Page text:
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China

The need for foreign acquisitions
By Jayanthi Iyengar

PUNE - While the cacophony over information-technology (IT) jobs shifting to India and China has been deafening, it has drowned out another highly significant development - the outward flow of investments from these countries to the Western world. The reasons for this reverse flow of capital are many, including the quest of Asian countries and companies for natural resources, markets and strategic assets, including technology and brand names. Other dominant reasons are the strengthening of the currency of these countries against the dollar, a slowdown in the global economy and the wealth of the Asian companies that makes it possible for them to grow inorganically through the acquisition route.

Driving this change are the governments in these countries, which function at two levels - policy and enterprise. At the enterprise level, government-owned enterprises are driving the overseas acquisitions, particularly in China, where banks, state units and the government have been working systematically to create overseas assets. "The Chinese overseas acquisition is led by public sector enterprises. This is fundamentally because bank finance is needed for such acquisitions and state-owned banks would tend to support state-owned enterprises," said Jack Z Chen, chairman, Asia-Pacific, of the US-based Barrington Associates, who has been advising several Chinese companies on overseas investments.

Chen pointed out that while private acquisitions, too, have taken place, they have been smaller in size because of funding constraints. Overseas acquisitions by Chinese companies are still subject to government approval, and provincial and other levels of government support state enterprises in various ways. This state-led approach to overseas acquisitions is less marked in India, where the outward foreign direct investment (FDI) flow is driven more by private enterprise, with the Tatas, Ambanis and the Premjis leading the acquisition brigade.

At the policy level, governments in both countries have been facilitating the capital outflow. In India, where outward investment norms have already been relaxed extensively (some controls still remain, such as reporting to the Reserve Bank of India), the Indian government has made it clear where its preferences lie. Early this year, for instance, Atal Bihari Vajpayee, the then prime minister, said, "This will enable Indian companies to take advantage of global opportunities and acquire technological and other skills for adoption in India." The comment was made in the context of allowing Indian companies to invest up to 100% of their net worth overseas through joint ventures and as wholly owned subsidiaries."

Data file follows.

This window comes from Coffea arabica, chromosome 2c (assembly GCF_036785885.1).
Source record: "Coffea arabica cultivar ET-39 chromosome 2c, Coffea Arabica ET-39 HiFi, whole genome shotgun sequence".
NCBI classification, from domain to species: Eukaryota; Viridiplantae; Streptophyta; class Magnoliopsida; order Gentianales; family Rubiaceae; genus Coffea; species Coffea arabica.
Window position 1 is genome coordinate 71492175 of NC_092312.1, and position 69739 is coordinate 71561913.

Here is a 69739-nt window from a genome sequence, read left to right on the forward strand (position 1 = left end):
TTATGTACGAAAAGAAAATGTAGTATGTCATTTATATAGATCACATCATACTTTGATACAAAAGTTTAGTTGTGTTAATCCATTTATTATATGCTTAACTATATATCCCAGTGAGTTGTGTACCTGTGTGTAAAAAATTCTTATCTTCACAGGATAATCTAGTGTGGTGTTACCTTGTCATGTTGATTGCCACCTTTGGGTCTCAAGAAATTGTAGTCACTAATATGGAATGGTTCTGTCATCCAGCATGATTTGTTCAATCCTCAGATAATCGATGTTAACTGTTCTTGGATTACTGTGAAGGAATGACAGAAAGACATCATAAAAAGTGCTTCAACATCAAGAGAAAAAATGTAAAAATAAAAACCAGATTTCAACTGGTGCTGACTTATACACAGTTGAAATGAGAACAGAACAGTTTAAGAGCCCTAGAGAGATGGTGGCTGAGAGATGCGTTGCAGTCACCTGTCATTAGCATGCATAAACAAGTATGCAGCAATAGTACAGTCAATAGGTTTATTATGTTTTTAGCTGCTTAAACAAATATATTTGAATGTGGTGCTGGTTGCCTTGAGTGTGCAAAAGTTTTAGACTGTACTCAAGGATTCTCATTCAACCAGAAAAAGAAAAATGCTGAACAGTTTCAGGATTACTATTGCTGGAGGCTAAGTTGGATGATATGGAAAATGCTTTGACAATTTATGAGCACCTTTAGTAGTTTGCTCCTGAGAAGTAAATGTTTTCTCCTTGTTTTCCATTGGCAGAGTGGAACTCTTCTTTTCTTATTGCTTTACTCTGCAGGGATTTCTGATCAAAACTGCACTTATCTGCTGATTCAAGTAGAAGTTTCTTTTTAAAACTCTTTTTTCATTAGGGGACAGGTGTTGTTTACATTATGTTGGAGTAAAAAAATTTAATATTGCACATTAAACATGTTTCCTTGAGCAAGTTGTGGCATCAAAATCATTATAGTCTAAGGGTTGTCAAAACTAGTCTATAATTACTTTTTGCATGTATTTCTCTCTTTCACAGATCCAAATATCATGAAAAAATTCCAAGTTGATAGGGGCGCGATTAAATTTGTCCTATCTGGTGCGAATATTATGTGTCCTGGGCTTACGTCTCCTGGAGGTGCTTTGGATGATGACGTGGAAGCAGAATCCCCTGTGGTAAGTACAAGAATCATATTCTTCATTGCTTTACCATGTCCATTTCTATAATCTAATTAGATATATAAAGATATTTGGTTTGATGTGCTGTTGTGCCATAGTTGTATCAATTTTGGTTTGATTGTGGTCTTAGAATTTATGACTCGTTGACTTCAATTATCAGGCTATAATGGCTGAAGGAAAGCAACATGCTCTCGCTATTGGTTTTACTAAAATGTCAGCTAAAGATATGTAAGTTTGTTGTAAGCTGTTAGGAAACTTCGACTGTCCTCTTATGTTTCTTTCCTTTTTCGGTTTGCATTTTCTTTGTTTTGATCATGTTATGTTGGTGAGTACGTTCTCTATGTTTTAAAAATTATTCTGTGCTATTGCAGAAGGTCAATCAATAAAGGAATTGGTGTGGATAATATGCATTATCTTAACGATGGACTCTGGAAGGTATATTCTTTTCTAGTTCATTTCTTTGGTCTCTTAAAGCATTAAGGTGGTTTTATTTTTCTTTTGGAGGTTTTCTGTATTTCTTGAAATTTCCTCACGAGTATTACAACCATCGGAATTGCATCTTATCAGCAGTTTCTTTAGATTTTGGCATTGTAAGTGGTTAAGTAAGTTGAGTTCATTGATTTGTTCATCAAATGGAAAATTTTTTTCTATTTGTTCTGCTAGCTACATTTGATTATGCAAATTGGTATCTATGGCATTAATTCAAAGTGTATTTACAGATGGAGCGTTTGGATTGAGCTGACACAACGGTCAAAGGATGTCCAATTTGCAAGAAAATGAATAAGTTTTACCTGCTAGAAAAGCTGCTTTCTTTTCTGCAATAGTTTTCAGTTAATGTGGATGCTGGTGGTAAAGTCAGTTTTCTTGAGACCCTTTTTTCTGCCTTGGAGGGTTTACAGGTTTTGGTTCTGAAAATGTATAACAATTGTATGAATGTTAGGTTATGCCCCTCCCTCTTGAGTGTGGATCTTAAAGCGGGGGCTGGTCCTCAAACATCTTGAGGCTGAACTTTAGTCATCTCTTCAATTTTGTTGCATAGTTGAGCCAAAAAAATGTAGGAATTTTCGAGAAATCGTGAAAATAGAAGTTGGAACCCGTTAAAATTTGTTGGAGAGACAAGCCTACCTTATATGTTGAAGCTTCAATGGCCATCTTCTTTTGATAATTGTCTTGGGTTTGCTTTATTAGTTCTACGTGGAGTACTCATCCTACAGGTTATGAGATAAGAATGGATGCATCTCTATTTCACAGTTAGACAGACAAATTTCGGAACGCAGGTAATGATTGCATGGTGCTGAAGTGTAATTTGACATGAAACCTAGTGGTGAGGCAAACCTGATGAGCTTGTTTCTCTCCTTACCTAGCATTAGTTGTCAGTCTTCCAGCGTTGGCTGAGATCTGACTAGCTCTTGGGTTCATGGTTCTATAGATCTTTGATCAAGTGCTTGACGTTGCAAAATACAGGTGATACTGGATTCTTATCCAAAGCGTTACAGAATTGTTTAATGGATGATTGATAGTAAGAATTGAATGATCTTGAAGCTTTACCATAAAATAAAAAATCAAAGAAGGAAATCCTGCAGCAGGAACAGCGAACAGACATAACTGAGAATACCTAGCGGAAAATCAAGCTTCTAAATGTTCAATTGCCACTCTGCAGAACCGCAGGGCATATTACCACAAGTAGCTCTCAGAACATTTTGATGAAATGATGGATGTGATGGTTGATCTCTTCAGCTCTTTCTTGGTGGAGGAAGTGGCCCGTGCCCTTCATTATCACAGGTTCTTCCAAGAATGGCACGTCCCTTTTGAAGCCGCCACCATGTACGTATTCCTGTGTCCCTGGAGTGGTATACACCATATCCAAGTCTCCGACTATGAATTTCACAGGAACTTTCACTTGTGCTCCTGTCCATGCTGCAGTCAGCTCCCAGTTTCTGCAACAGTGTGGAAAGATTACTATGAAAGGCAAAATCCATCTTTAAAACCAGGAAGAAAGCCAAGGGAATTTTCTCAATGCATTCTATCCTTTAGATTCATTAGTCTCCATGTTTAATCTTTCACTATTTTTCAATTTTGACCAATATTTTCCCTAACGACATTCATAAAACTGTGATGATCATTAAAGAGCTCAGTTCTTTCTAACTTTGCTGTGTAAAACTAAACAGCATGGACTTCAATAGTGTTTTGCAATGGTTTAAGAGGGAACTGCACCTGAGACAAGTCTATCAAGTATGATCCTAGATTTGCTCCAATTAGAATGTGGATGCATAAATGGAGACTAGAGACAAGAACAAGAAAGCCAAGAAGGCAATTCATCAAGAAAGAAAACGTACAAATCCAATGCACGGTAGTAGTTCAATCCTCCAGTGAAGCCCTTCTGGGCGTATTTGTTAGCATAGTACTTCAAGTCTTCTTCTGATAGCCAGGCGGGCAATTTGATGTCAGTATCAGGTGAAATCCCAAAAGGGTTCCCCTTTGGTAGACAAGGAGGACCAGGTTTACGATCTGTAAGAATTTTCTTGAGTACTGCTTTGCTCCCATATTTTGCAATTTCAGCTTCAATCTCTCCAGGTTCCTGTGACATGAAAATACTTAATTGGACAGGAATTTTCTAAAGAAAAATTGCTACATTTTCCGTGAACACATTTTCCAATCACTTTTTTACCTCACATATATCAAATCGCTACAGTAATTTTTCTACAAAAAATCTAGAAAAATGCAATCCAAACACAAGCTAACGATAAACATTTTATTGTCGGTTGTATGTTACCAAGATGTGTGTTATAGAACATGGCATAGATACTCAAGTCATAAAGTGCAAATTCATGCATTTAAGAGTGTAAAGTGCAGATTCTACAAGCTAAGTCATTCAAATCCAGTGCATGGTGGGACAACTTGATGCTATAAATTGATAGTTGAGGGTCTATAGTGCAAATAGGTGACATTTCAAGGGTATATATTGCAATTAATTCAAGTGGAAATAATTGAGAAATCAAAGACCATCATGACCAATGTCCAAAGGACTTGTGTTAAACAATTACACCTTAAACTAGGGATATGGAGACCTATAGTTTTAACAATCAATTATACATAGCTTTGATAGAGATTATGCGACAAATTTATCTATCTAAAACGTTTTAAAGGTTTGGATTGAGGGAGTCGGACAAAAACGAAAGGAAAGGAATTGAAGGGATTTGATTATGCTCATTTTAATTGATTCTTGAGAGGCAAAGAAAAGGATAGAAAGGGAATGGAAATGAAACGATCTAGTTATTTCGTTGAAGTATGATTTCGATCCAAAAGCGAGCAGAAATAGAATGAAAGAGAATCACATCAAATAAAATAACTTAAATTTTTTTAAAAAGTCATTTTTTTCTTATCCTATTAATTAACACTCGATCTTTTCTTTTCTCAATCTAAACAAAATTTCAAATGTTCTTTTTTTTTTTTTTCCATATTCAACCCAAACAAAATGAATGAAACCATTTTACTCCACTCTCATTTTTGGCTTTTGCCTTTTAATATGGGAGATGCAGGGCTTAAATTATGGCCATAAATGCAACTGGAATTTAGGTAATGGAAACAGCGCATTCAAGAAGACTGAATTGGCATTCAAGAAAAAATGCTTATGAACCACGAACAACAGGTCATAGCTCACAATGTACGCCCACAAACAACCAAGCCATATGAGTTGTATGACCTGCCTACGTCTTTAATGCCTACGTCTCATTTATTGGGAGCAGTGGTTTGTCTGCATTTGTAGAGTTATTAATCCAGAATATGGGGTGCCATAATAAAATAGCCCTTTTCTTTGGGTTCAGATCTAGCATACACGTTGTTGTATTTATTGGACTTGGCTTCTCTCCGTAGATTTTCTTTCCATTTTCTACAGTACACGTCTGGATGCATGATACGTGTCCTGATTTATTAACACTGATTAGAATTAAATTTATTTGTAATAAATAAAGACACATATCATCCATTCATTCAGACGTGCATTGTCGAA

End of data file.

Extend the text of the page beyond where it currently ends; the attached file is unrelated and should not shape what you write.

China further relaxed its overseas investment norms recently. Anupam Srivastava, who heads the Asia program at the Center for International Trade and Security at the University of Georgia, said, "Liberalization of investment norms is part of a wider process of incremental decentralization of the economic decision-making process in China. This is intended to make provincial governments and local companies bigger stakeholders in the success of the Chinese economy, and in turn secure their support for the political stability of the country under Communist Party rule."

Under the new norms, the State Council will relinquish its traditional role and instead vest greater authority with the Mofcom (Ministry of Commerce) and local companies in evaluating the soundness of individual investment decisions. The State Council would still retain its authority as the final arbiter, but exercise it only when an investment decision has significant macroeconomic or foreign policy implications. "This policy of increasing decentralization was markedly evident with the December 2003 release of China's Non-proliferation Policy and Measures, the new regulations governing China's dual-use export controls. In this case too, the State Council ceded greater authority to Mofcom and other agencies for routine review and approval of license applications, while retaining the final authority in cases where significant national security or foreign policy issues are involved with a licensing decision," Srivastava said.

The Indian scenario
Indian companies have been investing abroad for some time now, but outward investments intensified after the country opened up in 1991. The country's outward FDI has grown from US$0.6 billion in 1996 to $5.1 billion in 2003. These outward investments have primarily been in manufacturing, but pharmaceuticals, IT and IT services are emerging as the new, hot favorites. Indian companies have been investing in the US, the United Kingdom, Europe, Russia, Asia, including China, and Latin America. According to the United Kingdom's Department of Enterprise, Trade and Investment, India ranked seventh in terms of both job creation and number of FDI projects in the UK in 2003-04. In France, India ranked 13th in terms of the number of projects. Understandably, these governments are now actively wooing Indian industry to set up operations in their countries.

However, the US, the UK and France are not the only destinations where Indian companies are investing. Indian companies are casting their net far and wide. In 2003, Tata Motors acquired Korea's Daewoo Commercial Vehicle Company for $188 million, while Infosys Technologies Ltd acquired Expert Information Services Pty Ltd of Australia for $22.9 million and Ranbaxy acquired Aventis in 2003 for $70 million. The same year, Hindalco acquired two copper mines in Australia. The state-owned Oil and Natural Gas Corp (ONGC) set the investment counters ringing with India's largest ever overseas acquisition when it bought a 25% stake in the Sakhalin oil and gas field in Russia for $1.7 billion, topping Tata Tea's acquisition of UK's Tetley Tea in 2000 for 271 million pounds ($521 million).

"The increasing competitiveness of Indian firms and their interest to expand globally, particularly in IT-related services and pharmaceuticals are driving its outward FDI growth," Karl P Sauvant, director of United Nations Conference on Trade and Development's (UNCTAD's) investment division, recently noted in one of the multilateral agency's papers titled "India's Outward FDI: A Giant Awakening?"